Saturday, July 28, 2018

Prompt #319 – The Art of the Moment (Haiku & Haibun)

The Art of the Moment: 
Haiku and Haibun 俳文 

Over the years, I've posted several prompts about haiku and haibun, and I thought this summer might be a good time to revisit these two forms. Enjoy. 

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What Is a Haiku?

Although you’ll find many descriptions of haiku online, there are a few specific elements of the genre that hold true in most cases:

1.     Most haiku  are characterized by the juxtaposition of two images or ideas and a kireji ("cutting word") between them. The kireji is a kind of verbal punctuation mark that signals the moment of separation between the two images or ideas and adds meaning to the way the juxtaposed elements are related.

2.     Traditional haiku consist of 17 on (also known as morae though often loosely (and mistakenly) translated as "syllables"), in three phrases of 5, 7, and 5 on, respectively. Modern Japanese haiku (現代俳句 gendai-haiku) are increasingly unlikely to follow the tradition of 17 on or to take nature as their subject, but the use of juxtaposition continues to be honored in both traditional and modern haiku. There is a common, although relatively recent, perception that the images juxtaposed must be directly observed everyday objects or occurrences.

3.     A kigo (seasonal reference) is usually included (this needn’t be the name of a season, although it may be).  A kigo may be some element of a season, even the smallest detail commonly associated with a particular time of year.

In Japanese, haiku are traditionally printed in a single vertical line while haiku in English usually appear in three lines to parallel the three phrases of Japanese haiku.

Haiku Background

Although something other than “mainstream” poetry and very much its own genre, haiku are compact and direct, and are usually written in the present tense with a sense of immediacy (a sense of being “in the moment”). The natural world and our responses to it are integral to haiku. While haiku appear to be light and spontaneous, their writing requires profound reflection and discipline.  Haiku are about spiritual realities, the realities of our every-day lives, and the realities of human and natural world relationships. Most importantly, haiku honor the inside of an experience through attention to the outside.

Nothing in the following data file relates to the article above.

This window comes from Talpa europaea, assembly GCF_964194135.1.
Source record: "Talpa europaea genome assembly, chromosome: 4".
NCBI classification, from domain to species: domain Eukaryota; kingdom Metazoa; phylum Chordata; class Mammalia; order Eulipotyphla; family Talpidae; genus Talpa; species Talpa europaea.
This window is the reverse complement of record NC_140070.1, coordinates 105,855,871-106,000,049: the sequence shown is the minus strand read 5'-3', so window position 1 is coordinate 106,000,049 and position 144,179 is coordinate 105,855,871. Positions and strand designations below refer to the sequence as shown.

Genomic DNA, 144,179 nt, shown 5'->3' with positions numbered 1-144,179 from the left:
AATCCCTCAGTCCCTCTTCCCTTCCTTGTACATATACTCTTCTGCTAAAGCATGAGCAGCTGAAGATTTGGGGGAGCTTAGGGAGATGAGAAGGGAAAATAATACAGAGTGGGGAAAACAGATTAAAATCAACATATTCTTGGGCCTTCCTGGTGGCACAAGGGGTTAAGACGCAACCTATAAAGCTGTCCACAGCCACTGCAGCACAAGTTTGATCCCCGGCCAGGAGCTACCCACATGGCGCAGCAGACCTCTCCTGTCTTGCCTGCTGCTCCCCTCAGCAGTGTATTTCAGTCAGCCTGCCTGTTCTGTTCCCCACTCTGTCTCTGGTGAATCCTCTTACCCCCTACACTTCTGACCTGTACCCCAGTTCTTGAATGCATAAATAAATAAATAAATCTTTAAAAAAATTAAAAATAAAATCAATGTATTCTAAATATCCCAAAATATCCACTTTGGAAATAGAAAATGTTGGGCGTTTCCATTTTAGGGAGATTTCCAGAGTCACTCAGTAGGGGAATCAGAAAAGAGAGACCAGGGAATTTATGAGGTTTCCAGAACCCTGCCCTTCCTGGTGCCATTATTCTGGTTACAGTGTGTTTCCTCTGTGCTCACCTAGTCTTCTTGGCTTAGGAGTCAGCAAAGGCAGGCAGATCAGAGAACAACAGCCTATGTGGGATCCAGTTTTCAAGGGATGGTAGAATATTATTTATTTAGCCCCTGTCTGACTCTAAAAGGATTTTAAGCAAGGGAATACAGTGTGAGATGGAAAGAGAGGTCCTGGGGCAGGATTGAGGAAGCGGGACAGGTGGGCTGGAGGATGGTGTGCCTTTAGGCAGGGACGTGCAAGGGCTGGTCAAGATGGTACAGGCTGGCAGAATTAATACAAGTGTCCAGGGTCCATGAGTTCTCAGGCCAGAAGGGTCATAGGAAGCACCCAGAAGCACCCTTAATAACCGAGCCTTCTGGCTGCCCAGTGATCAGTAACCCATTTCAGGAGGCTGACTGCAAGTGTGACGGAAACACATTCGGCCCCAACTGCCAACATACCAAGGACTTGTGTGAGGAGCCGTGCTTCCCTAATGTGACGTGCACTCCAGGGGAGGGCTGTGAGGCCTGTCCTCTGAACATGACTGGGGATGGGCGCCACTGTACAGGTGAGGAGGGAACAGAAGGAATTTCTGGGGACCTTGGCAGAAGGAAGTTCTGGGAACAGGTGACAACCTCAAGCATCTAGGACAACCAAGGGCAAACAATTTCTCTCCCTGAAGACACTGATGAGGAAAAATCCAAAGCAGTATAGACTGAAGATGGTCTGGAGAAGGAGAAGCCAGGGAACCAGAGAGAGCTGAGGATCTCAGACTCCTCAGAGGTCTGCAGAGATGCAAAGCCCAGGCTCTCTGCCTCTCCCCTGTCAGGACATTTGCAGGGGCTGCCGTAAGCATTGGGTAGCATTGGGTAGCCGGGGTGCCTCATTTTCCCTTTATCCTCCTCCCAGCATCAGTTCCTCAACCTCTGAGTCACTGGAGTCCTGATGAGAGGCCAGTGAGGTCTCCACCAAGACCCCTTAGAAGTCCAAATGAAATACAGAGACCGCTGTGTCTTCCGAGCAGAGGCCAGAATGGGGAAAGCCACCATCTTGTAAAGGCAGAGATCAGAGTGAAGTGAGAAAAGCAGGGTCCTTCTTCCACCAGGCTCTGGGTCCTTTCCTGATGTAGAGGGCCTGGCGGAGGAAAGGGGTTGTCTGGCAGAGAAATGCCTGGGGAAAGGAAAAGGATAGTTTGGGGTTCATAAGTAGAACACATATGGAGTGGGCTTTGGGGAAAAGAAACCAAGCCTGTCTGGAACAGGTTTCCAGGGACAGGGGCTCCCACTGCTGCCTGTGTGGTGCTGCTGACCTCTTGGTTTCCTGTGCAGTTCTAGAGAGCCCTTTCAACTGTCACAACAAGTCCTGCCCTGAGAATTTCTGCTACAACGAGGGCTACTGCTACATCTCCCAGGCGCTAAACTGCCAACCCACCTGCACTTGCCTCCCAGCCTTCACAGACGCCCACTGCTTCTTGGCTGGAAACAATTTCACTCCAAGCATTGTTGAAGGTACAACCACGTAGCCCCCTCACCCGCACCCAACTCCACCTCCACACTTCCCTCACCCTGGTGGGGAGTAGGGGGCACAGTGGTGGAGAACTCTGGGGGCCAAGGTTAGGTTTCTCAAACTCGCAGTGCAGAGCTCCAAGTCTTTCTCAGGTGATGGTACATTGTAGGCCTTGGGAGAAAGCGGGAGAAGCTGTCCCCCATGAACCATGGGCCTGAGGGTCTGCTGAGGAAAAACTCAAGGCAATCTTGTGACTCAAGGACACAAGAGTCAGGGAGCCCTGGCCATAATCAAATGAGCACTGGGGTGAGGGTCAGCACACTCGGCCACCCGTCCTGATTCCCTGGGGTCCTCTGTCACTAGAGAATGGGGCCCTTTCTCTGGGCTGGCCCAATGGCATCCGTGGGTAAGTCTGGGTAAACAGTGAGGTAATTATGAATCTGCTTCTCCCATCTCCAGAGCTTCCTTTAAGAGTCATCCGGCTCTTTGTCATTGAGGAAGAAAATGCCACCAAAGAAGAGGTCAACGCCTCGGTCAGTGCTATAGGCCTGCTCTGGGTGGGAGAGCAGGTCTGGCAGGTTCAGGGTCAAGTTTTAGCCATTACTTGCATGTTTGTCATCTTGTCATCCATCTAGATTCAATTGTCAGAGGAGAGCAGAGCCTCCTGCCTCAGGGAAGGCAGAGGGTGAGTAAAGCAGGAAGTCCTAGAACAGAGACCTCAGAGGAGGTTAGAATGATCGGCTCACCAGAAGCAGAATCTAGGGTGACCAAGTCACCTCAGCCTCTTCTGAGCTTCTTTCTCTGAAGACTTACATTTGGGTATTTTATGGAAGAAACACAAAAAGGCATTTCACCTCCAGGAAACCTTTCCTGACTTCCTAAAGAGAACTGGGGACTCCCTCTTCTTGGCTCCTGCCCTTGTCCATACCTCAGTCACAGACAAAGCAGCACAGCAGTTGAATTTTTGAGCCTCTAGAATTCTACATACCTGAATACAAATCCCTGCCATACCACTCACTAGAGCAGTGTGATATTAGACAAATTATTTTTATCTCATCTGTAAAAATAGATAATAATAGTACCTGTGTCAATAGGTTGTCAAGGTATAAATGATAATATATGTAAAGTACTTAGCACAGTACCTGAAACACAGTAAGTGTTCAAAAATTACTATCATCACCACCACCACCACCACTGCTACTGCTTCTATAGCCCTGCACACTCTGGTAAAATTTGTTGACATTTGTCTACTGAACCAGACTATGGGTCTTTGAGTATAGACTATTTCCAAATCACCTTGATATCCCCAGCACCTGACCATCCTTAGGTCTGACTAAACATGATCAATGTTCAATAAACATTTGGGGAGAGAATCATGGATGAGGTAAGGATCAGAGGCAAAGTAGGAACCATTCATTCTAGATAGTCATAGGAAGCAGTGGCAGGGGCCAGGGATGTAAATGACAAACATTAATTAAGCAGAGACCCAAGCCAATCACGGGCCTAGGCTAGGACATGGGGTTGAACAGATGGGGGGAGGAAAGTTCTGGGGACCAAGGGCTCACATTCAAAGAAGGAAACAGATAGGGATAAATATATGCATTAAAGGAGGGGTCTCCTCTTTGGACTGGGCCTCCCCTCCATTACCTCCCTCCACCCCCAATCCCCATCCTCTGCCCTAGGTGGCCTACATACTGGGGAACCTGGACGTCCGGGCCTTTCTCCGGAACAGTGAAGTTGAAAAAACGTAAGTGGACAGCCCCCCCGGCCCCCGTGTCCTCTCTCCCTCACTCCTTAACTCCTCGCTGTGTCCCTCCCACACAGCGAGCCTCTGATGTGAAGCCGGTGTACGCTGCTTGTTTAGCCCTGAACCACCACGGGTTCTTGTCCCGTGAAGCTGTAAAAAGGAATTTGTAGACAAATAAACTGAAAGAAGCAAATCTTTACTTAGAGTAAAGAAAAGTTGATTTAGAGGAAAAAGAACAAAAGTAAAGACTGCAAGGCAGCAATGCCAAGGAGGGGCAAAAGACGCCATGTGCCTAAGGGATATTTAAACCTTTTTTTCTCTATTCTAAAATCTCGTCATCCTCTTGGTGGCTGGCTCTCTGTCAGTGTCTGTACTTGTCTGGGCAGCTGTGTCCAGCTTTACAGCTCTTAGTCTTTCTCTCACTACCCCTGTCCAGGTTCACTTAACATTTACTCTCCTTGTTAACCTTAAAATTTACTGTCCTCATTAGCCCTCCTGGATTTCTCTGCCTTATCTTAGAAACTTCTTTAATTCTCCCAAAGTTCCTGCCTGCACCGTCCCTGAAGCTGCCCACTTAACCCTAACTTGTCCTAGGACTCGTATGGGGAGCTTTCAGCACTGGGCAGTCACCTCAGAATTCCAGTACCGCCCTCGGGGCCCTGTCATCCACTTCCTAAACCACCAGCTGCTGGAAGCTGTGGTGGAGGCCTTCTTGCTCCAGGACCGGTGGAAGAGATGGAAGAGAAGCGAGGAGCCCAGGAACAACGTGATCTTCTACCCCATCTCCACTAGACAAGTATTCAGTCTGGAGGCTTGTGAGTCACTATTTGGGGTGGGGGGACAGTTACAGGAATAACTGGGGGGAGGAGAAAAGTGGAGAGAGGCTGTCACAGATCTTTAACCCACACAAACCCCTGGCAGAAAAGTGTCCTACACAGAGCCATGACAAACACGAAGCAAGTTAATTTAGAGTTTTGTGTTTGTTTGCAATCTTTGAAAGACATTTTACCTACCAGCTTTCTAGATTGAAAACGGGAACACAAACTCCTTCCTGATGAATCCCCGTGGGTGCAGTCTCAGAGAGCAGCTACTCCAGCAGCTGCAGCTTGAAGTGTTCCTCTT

Despite the brevity of its form, haiku inspire detachment. That is, detachment from self-interest or self-absorption. The best haiku are life-affirming and eternity-conscious. They are spontaneous and unpretentious but are entirely focused and either gently or startlingly profound. Through haiku, both the writer and the reader are invited to reflect upon minute details that lead themselves to larger realities.

The haiku’s origins have been traced to a form of Japanese poetry known as haikai no renga, a form of linked poetry that was practiced widely by Matsuo Bashō and his contemporaries. Bashō infused a new sensibility and sensitivity to this form in the late seventeenth century. He transformed the poetics and turned the hokku (first link in a renga) into an independent poem, later to be known as haiku in the sense that we understand the term today.

In traditional Japanese, the haiku was typically written vertically on the page  (from top to bottom). Each contained seventeen on or sound symbols. The on were usually divided into 3 sections, with the middle one being slightly longer than the others, and often with a pause at the end of the first or second section to divide the haiku into two thoughts or images. These thoughts or images contrasted or pooled to create a sense of insight or heightened awareness and usually involved nature. A kigo (season word) was used to indicate the season or time of year.